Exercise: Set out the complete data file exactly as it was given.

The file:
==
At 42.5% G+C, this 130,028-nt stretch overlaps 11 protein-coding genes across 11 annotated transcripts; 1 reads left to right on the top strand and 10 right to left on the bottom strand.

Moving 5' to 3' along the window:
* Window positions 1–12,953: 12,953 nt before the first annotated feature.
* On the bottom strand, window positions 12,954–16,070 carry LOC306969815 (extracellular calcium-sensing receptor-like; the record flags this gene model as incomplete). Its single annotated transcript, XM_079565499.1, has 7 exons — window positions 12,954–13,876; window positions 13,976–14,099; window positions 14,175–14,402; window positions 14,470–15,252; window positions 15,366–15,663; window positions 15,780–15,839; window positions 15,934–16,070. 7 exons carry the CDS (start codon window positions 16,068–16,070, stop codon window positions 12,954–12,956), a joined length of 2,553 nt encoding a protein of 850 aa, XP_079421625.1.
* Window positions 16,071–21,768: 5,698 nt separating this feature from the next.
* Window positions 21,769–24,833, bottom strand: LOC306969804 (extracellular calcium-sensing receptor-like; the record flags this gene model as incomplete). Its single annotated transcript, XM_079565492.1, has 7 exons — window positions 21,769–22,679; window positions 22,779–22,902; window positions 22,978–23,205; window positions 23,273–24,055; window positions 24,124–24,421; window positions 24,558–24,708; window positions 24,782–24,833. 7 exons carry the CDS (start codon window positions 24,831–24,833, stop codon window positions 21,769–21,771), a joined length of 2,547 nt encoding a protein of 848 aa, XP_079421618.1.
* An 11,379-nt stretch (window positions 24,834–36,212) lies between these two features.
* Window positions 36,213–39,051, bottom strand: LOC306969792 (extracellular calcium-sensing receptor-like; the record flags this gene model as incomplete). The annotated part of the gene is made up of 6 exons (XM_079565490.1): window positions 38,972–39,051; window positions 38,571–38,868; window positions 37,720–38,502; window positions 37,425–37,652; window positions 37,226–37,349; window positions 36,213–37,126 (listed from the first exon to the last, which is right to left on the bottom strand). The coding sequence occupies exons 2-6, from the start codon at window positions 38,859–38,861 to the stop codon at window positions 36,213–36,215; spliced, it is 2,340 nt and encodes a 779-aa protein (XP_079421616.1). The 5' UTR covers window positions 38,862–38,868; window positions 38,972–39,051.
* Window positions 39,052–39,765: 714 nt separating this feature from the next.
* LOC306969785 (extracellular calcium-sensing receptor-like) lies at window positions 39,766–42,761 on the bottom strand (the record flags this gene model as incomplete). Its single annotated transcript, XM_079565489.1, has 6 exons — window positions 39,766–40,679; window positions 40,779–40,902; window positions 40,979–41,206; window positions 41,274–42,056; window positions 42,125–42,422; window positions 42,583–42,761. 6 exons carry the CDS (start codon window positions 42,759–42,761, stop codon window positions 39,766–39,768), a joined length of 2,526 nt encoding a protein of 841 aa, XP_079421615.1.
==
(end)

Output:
At 42.5% G+C, this 130,028-nt stretch overlaps 11 protein-coding genes across 11 annotated transcripts; 1 reads left to right on the top strand and 10 right to left on the bottom strand.

Moving 5' to 3' along the window:
* Window positions 1–12,953: 12,953 nt before the first annotated feature.
* On the bottom strand, window positions 12,954–16,070 carry LOC306969815 (extracellular calcium-sensing receptor-like; the record flags this gene model as incomplete). Its single annotated transcript, XM_079565499.1, has 7 exons — window positions 12,954–13,876; window positions 13,976–14,099; window positions 14,175–14,402; window positions 14,470–15,252; window positions 15,366–15,663; window positions 15,780–15,839; window positions 15,934–16,070. 7 exons carry the CDS (start codon window positions 16,068–16,070, stop codon window positions 12,954–12,956), a joined length of 2,553 nt encoding a protein of 850 aa, XP_079421625.1.
* Window positions 16,071–21,768: 5,698 nt separating this feature from the next.
* Window positions 21,769–24,833, bottom strand: LOC306969804 (extracellular calcium-sensing receptor-like; the record flags this gene model as incomplete). Its single annotated transcript, XM_079565492.1, has 7 exons — window positions 21,769–22,679; window positions 22,779–22,902; window positions 22,978–23,205; window positions 23,273–24,055; window positions 24,124–24,421; window positions 24,558–24,708; window positions 24,782–24,833. 7 exons carry the CDS (start codon window positions 24,831–24,833, stop codon window positions 21,769–21,771), a joined length of 2,547 nt encoding a protein of 848 aa, XP_079421618.1.
* An 11,379-nt stretch (window positions 24,834–36,212) lies between these two features.
* Window positions 36,213–39,051, bottom strand: LOC306969792 (extracellular calcium-sensing receptor-like; the record flags this gene model as incomplete). The annotated part of the gene is made up of 6 exons (XM_079565490.1): window positions 38,972–39,051; window positions 38,571–38,868; window positions 37,720–38,502; window positions 37,425–37,652; window positions 37,226–37,349; window positions 36,213–37,126 (listed from the first exon to the last, which is right to left on the bottom strand). The coding sequence occupies exons 2-6, from the start codon at window positions 38,859–38,861 to the stop codon at window positions 36,213–36,215; spliced, it is 2,340 nt and encodes a 779-aa protein (XP_079421616.1). The 5' UTR covers window positions 38,862–38,868; window positions 38,972–39,051.
* Window positions 39,052–39,765: 714 nt separating this feature from the next.
* LOC306969785 (extracellular calcium-sensing receptor-like) lies at window positions 39,766–42,761 on the bottom strand (the record flags this gene model as incomplete). Its single annotated transcript, XM_079565489.1, has 6 exons — window positions 39,766–40,679; window positions 40,779–40,902; window positions 40,979–41,206; window positions 41,274–42,056; window positions 42,125–42,422; window positions 42,583–42,761. 6 exons carry the CDS (start codon window positions 42,759–42,761, stop codon window positions 39,766–39,768), a joined length of 2,526 nt encoding a protein of 841 aa, XP_079421615.1.